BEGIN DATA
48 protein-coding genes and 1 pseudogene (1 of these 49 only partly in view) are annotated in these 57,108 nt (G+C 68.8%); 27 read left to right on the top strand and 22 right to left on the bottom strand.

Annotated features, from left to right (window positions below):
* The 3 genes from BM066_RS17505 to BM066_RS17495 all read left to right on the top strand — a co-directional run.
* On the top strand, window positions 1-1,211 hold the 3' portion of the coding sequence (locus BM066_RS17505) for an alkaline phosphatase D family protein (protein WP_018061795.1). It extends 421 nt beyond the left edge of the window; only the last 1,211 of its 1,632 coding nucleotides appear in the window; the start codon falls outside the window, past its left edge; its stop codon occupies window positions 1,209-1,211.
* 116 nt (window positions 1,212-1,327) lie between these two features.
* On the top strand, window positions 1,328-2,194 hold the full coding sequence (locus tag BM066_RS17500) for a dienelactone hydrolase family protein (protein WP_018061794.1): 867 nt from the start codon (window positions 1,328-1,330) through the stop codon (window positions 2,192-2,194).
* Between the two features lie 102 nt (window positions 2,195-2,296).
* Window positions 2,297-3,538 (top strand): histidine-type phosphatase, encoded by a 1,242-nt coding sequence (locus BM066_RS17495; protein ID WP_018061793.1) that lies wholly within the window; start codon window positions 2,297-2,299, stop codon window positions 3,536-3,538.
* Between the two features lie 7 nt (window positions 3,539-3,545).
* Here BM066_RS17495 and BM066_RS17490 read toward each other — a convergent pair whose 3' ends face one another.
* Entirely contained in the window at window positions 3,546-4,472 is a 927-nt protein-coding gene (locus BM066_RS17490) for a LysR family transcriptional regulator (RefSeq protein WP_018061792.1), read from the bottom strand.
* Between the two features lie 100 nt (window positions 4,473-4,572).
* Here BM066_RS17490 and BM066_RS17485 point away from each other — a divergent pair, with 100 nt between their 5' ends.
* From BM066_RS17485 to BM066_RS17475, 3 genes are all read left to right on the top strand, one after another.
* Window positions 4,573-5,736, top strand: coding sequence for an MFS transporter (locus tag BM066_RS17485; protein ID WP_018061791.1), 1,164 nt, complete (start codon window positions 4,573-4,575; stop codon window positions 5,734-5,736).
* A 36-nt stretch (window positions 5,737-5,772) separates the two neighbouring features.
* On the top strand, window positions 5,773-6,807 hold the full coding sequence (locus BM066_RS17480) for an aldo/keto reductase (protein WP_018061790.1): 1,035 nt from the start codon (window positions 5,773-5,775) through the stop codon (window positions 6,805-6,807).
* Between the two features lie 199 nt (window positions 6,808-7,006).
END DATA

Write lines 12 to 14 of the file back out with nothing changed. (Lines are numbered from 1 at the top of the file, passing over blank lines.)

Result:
* Between the two features lie 100 nt (window positions 4,473-4,572).
* Here BM066_RS17490 and BM066_RS17485 point away from each other — a divergent pair, with 100 nt between their 5' ends.
* From BM066_RS17485 to BM066_RS17475, 3 genes are all read left to right on the top strand, one after another.